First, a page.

“How far do you agree that Eisenhower showed good judgement in his handling of the question of Vietnam?”
Eisenhower's aim was to contain Communism – an ideology that he believed threatened America and, potentially, the rest of the world. Fundamentally, he needed to decide how he was going to stop the expansion of Communism, especially after his predecessor Truman had lost China to Communism. His domino theory suggested that if Vietnam was to fall to Communism, then the surrounding countries one by one, would do so also. This attitude inherently shaped any decisions Eisenhower was to make, some of these providing evidence of sound judgement on his part, such as avoiding direct military involvement. However, other decisions were misinformed, and demonstrate poor judgement, for example Eisenhower actively promoted and supported Diem, even though it was evident he was corrupt.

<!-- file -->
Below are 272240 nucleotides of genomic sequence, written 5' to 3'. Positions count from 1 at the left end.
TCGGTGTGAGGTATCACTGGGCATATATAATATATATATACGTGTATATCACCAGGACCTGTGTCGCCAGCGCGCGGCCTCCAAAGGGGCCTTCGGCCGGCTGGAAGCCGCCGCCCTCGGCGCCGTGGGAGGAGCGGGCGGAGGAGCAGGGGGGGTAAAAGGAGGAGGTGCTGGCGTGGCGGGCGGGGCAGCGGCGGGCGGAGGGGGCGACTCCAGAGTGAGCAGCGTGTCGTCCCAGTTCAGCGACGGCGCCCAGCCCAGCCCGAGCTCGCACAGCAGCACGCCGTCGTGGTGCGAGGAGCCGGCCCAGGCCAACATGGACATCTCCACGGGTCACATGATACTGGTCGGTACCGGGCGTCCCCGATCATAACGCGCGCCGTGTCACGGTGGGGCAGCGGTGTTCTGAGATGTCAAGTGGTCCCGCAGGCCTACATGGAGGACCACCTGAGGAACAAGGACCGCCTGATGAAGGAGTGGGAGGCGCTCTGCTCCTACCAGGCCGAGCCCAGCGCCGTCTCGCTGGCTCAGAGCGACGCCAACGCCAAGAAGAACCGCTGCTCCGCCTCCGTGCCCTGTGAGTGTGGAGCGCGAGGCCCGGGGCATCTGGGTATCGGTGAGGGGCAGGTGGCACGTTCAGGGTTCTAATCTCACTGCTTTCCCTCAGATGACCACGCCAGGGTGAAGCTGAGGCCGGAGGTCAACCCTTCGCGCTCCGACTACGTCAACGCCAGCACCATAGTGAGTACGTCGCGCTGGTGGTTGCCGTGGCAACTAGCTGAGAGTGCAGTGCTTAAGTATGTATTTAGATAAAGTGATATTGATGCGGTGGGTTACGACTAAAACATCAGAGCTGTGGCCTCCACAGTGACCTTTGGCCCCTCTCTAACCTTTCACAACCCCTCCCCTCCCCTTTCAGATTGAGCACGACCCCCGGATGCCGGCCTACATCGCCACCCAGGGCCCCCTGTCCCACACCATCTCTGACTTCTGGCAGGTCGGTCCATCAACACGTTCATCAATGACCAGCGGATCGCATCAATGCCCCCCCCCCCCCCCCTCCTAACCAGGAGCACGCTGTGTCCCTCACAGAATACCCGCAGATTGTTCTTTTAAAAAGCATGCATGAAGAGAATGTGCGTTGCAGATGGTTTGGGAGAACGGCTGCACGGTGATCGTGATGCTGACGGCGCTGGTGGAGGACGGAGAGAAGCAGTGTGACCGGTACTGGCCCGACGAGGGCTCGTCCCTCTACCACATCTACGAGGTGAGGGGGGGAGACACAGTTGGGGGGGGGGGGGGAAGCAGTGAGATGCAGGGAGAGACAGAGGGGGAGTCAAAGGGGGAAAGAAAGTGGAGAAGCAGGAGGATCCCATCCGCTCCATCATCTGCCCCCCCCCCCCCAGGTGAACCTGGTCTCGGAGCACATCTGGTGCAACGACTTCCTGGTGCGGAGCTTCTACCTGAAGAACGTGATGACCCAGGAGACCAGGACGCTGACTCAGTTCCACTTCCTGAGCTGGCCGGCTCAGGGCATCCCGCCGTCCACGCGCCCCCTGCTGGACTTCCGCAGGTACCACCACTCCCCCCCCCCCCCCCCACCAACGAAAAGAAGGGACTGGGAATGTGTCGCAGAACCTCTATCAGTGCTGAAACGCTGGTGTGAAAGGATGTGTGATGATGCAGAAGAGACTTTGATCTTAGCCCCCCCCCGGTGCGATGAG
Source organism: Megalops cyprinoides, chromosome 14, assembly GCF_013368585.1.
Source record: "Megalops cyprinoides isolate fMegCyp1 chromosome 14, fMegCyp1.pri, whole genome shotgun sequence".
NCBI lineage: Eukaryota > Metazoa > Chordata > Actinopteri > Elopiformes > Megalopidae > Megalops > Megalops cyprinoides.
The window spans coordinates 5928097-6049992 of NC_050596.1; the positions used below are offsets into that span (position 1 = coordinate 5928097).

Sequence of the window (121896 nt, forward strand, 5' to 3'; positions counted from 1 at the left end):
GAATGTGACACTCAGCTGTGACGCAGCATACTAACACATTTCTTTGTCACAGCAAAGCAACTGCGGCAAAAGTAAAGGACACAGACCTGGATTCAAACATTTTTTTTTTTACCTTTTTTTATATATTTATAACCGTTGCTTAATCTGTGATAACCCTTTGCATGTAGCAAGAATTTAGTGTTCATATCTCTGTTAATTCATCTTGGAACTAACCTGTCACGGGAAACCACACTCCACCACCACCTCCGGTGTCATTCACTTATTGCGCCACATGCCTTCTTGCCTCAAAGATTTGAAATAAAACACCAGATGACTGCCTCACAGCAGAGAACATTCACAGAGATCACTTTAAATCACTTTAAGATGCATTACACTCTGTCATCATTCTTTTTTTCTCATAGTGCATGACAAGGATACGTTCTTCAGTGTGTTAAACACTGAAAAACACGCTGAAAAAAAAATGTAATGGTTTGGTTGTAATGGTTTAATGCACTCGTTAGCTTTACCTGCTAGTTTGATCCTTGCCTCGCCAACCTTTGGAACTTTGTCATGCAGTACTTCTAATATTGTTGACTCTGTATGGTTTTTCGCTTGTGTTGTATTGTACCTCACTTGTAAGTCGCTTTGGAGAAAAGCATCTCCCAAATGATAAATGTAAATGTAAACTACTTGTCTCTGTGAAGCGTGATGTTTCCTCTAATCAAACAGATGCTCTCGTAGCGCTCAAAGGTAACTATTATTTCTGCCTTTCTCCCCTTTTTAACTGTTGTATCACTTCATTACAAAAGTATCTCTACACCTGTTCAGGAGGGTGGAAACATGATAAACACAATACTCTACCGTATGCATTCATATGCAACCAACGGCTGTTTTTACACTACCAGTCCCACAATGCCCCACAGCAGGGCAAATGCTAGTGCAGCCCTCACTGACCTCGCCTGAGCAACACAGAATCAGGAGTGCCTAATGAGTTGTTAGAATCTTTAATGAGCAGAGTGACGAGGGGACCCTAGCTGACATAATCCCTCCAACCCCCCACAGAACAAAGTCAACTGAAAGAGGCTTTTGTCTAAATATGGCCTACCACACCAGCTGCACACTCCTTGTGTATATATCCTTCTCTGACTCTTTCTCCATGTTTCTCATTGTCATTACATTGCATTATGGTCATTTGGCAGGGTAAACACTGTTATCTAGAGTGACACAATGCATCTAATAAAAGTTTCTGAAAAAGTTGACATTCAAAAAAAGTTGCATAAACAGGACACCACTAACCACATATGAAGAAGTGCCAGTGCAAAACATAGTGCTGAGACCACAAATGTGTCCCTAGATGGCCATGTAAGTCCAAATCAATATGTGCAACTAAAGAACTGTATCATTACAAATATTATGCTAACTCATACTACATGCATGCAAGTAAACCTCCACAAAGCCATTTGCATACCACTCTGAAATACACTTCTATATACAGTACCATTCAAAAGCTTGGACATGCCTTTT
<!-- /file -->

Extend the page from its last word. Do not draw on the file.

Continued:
Even though Eisenhower failed to prevent North Vietnam from becoming Communist, which was never a realistic possibility with the popularity of Ho Chi Minh, he did reject the option of using the atomic bomb on North Vietnam. The use of the atomic bomb on the North would have meant the end of the war, with the South and America victorious. In the 1940s, The Red Scare had created an anti-communist hysteria throughout America, with the belief that Communism could destroy American consumer lifestyles. In order for Cold War relations to remain as they stood, Eisenhower did not take any chances on tensions rising. Although the decision to bypass using atomic weaponry was based on the fear of a nuclear war, rather than on any diagnostic judgement, it did avoid direct involvement with the USSR and China, proving to be a good decision in the course of the Vietnam war.
Although it would have been easy for Eisenhower to simply take over South Vietnam, he made the decision not to. Instead he provided financial aid, especially to the South Vietnamese army, urging them to fight for one another...
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